28 May 2012
Any Man of Mine by Rachel Gibson (review)
6 years ago, Autumn Haven came to Las Vegas to have a good time. So did hockey player Sam LeClaire. They ended up married (by an Elvis impersonator, no less) and were divorced before their son was born nine month later. Autumn spent a lot of time hating Sam for walking out on her the day after they got married, but only now she has been able to stop hating him. When Sam suddenly starts paying more attention to their son she begins to hope that they can go on to be friends for Conner‘s sake, but Sam has other ideas. He has matured and changed since their first encounter and this time he isn‘t going to walk away. He just needs to convince her he‘s changed.
Rachel Gibson was first recommended to me as a Jennifer Crusie readalike. I didn‘t really see the likeness when I read the two books from the Seattle Chinooks series that I have read, See Jane Score and this one, which take place in Seattle and remind me of nothing as much as Susan Elizabeth Phillip‘s Chicago Stars sports romances. I did start to see why people would recommend her to a Crusie fan when I read two of her small town books, Not Another Bad Date and especially True Confessions which on a certain level reminded me of Crusie‘s books, especially Welcome to Temptation. Not so much the story (although both True Confessions and Welcome... feature a delectable sheriff and an out-of-towner), but the whole small town atmosphere she is just as good as Crusie at recreating.
This, however, is a Seattle Chinooks novel and has none of the eccentrics that pepper her small town books. The story focuses squarely on the couple, Autumn and Sam, both of whom are damaged people. Autumn got swept off her feet by Sam as easily as she did because
a) he was sexy as hell (aren‘t all romance heroes?), and
b) because she was emotionally vulnerable,
and he fell for her because of his own emotional vulnerability and need to forget certain events in his life.
Both have spent 6 years trying to recover from what happened to and between them, Autumn by concentrating on building a good life for herself and her son, and Sam by being good at his job (he‘s a professional ice hockey player) and sleeping with as many women who are as different from Autumn as he possibly can. Neither has succeeded. Autumn hasn‘t had sex since Conner was conceived and Sam feels an irresistible attraction to her whenever he sees her. When he realises she has stopped hating him he is finally able to listen to what she has to say about their son and her accusation that he keeps pushing Conner‘s needs aside for his own finally hits home and he decides to be a better father.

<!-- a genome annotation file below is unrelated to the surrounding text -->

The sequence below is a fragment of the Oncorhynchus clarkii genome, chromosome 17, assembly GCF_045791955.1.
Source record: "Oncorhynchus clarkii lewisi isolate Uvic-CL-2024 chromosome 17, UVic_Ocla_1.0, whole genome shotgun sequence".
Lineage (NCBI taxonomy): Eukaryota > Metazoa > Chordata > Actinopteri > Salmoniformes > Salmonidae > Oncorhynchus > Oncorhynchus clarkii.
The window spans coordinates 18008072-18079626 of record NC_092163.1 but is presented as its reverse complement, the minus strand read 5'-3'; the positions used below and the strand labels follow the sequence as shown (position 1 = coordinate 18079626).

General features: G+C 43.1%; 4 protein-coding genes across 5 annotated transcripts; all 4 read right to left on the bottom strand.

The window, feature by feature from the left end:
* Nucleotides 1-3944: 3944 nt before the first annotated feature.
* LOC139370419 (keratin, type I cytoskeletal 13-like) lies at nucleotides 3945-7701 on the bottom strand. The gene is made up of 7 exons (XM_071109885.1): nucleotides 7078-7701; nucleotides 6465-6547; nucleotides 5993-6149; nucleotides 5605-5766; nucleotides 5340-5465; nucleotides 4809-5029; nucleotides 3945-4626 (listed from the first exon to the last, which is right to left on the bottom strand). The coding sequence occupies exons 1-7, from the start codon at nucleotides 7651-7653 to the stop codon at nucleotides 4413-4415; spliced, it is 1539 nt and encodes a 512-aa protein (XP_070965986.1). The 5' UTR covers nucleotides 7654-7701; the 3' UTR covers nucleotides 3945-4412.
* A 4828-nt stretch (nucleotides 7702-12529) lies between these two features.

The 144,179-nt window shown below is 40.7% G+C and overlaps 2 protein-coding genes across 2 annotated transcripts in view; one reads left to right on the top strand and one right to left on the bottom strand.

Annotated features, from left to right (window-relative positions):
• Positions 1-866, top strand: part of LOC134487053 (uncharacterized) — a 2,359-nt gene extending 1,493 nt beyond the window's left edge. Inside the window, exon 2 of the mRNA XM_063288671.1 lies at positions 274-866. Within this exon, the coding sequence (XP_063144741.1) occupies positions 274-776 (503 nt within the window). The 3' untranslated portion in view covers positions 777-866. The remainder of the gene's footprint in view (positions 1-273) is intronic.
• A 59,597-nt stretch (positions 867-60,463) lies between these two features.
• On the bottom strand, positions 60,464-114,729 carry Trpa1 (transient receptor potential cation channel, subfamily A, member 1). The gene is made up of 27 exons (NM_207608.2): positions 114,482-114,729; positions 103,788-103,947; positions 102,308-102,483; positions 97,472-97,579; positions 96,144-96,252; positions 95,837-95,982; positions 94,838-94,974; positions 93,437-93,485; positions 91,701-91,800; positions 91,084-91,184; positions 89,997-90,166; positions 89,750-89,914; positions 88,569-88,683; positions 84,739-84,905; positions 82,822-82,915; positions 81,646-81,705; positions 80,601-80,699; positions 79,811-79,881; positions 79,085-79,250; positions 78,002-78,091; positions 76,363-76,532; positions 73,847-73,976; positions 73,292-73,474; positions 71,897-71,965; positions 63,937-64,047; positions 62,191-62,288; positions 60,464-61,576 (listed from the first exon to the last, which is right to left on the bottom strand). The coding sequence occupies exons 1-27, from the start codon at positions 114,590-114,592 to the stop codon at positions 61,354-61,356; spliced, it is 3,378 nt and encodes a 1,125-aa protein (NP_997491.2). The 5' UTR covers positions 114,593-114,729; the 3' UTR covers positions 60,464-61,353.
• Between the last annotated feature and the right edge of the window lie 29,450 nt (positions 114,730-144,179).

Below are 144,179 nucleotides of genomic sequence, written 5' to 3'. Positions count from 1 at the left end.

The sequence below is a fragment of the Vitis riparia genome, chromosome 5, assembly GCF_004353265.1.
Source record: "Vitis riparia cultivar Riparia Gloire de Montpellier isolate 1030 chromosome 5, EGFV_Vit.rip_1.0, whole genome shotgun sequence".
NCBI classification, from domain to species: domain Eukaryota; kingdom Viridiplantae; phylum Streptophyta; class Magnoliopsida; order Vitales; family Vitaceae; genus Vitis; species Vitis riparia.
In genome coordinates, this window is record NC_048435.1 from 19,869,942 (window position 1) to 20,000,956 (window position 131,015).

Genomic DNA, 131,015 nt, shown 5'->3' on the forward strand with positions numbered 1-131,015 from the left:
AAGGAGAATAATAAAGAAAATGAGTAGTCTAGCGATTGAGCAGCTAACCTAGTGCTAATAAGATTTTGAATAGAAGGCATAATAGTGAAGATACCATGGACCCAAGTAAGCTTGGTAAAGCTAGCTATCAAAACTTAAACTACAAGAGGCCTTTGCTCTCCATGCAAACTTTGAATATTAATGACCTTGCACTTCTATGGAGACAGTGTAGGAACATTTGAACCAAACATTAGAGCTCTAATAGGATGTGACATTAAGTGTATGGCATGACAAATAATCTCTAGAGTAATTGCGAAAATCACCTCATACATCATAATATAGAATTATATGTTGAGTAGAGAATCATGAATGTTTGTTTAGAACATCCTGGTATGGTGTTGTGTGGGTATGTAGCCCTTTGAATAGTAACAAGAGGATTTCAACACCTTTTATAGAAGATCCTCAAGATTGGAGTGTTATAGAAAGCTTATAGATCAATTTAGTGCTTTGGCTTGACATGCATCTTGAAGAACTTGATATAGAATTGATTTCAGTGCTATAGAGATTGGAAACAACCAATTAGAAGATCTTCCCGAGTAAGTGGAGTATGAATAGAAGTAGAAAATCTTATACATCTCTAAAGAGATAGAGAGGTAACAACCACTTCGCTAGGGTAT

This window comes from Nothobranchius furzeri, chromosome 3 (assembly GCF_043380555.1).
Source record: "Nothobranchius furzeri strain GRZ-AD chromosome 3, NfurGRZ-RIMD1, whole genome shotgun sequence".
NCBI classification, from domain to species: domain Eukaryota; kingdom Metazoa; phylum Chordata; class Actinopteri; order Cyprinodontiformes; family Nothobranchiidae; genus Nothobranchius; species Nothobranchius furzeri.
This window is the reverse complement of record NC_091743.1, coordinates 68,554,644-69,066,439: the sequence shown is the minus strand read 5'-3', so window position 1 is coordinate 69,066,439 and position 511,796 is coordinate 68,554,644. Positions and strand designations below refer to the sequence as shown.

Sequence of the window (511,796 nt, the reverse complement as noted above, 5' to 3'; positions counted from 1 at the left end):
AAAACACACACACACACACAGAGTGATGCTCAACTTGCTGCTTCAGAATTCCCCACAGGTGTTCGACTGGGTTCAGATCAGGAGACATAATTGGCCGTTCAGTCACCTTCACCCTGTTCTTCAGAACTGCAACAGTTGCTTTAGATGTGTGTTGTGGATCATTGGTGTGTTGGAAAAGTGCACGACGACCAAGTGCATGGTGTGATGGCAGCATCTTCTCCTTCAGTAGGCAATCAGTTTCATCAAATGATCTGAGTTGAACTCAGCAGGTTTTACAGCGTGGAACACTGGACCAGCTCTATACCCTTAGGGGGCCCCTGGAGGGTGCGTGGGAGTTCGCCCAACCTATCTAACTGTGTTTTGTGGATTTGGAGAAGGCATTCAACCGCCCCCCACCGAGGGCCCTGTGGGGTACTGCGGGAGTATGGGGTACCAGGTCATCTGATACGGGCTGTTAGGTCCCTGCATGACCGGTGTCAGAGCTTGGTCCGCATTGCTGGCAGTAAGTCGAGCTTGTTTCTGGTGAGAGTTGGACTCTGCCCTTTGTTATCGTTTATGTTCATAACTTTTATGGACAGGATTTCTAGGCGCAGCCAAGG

This incidentally means seeing more of Autumn, and the more she sees of her, the more he realises the massive mistake me made in letting her go. Autumn is justifiably wary of him and his intentions, but slowly starts to come around to the idea that they can be friends, but she is leery of letting thing go any further. But they do and they realise they need to let go of the past in order to be able to have a future together.
As in all romance novels, there is never any doubt that they will get together in the end, but that isn‘t the point of a romance novel. It‘s not for the final outcome – which is always guaranteed – that people read romances, but for the journey towards love and happiness, the how and why rather than the "and they lived happily ever after", although of course that plays a part as well.
Gibson writes good characters and Autumn and Sam are believable. Unlike in some other romances I have read, their insecurities don‘t ever threaten to completely destroy their chances of happiness – they just have to be overcome and they are, in a believable way. The story moves at a fair clip, but actually covers a stretch of several months so it isn‘t exactly a whirlwind romance and gives the characters space to develop and grow close in a believable way. Not that I don‘t enjoy a reading good whirlwind romance, but in a „second chance“ story like this I prefer a certain level of realism, with people earning trust and forgiveness by their actions and not just surrendering all to the magical afterglow of out-of-this-world sex.
One side character that must be mentioned is Vince, Autumn‘s brother. He is a total hottie and damaged badass who hates the hero‘s guts and comes across as somewhat of a jerk at times because after all it‘s the hero he is clashing with. At the end of the book the thought popped into my mind that Vince needed a book of his own, a story about him coming to terms with himself and his dark past, and yay! Gibson‘s latest book, Rescue Me, which incidentally is being published today, has Vince as the hero. And it‘s a small town romance. I‘m very much looking forward to reading it.
As for the title, it's totally generic and comes from a country song (someday I must devote a post to song title book titles). But Gibson does more than just allude to Shania Twain's hit song: each chapter is headed by a requirement for the heroine's perfect man, and the contents of each chapter show how Sam fulfils and occasionally fails the requirements. I hasten to add that Autumn does not have such a list. She is a list maker, but the headings are merely there to give the book a better connection with the title.
One final word: the cover. It‘s bad. It‘s not so much that it looks like the woman on the cover is sniffing the back of the man's neck and preparing to take a bite out of it, but just the fact that she the cover has reddish-brown hair and the man has dark brown hair. In the book, Autumn has flaming red hair that matches her name, and Sam is blond. Is it too much to expect the cover models to have some resemblance to the characters?
All in all, it‘s a nice, solid romance. 3 stars.